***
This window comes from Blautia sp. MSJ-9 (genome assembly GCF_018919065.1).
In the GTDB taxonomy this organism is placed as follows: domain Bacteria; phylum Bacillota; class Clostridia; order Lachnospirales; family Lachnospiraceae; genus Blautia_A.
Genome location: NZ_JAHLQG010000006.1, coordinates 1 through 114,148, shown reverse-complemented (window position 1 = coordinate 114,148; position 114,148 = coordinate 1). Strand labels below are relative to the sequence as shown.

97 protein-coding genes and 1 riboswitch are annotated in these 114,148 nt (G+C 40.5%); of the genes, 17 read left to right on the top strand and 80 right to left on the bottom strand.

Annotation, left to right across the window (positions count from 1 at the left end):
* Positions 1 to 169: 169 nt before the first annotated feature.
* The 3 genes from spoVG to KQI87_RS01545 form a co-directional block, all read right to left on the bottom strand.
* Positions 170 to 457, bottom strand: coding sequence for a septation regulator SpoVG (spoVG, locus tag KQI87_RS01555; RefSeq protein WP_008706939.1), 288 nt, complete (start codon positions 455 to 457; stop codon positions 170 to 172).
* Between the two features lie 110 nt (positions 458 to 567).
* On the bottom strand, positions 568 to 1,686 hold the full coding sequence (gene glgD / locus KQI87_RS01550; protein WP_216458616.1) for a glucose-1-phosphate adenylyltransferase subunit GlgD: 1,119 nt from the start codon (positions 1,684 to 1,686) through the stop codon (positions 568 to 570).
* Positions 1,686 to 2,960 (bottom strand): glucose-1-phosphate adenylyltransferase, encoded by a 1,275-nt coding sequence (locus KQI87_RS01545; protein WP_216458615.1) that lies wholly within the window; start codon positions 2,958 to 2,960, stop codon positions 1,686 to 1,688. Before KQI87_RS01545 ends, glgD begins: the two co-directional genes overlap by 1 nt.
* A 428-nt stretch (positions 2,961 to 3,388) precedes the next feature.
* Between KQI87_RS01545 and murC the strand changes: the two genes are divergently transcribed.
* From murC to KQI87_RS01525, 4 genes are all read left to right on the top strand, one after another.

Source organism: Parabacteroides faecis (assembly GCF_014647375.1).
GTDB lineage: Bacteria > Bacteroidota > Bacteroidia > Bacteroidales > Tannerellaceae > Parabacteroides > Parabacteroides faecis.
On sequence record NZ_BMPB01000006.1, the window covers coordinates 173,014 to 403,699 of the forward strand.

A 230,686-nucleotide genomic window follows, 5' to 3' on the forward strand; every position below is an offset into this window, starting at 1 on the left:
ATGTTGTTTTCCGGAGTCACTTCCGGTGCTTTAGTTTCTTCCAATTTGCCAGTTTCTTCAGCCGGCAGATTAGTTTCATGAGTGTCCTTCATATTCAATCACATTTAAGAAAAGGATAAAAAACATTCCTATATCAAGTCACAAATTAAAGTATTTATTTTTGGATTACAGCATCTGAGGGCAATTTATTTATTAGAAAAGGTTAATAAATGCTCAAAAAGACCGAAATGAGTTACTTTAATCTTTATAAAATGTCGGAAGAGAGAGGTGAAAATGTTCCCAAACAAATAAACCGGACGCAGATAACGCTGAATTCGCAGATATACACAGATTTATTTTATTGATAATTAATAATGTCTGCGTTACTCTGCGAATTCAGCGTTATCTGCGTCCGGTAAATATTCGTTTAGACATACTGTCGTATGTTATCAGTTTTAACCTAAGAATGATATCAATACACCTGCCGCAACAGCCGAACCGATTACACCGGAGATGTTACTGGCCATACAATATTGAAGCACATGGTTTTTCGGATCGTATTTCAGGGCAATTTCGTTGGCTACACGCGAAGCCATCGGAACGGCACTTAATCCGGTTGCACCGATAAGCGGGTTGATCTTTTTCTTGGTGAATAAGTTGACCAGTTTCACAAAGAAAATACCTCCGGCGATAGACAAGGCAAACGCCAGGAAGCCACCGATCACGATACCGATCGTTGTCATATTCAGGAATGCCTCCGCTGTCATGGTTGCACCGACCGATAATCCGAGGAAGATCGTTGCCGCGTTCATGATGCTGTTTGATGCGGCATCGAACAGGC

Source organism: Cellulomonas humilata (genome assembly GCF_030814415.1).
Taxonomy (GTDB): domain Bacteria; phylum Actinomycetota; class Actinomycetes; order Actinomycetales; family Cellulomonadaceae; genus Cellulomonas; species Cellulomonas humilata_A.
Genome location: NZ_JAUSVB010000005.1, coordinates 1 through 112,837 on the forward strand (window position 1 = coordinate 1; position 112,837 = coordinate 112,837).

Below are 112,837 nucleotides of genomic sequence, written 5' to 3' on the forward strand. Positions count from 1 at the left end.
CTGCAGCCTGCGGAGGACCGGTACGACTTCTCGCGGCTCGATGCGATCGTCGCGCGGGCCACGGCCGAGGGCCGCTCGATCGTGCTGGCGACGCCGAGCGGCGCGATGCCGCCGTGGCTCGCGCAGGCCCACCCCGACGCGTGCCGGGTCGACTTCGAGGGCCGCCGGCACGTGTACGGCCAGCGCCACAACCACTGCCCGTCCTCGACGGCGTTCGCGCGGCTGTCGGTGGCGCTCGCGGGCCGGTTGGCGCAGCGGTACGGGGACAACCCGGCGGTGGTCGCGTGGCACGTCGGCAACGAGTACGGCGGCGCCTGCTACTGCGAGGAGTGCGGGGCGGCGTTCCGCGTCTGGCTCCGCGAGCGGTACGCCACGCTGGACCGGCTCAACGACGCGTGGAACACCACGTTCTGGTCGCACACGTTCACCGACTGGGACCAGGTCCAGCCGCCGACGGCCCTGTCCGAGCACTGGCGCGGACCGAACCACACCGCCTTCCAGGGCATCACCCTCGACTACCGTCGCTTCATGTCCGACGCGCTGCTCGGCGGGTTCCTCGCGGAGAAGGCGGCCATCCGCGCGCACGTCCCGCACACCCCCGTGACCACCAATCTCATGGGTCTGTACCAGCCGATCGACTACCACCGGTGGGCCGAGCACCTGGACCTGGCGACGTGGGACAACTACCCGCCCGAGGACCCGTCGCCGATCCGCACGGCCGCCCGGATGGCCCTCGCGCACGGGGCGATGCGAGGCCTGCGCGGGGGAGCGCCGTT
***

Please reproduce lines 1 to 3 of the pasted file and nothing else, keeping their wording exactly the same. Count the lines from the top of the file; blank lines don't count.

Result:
This window comes from Blautia sp. MSJ-9 (genome assembly GCF_018919065.1).
In the GTDB taxonomy this organism is placed as follows: domain Bacteria; phylum Bacillota; class Clostridia; order Lachnospirales; family Lachnospiraceae; genus Blautia_A.
Genome location: NZ_JAHLQG010000006.1, coordinates 1 through 114,148, shown reverse-complemented (window position 1 = coordinate 114,148; position 114,148 = coordinate 1). Strand labels below are relative to the sequence as shown.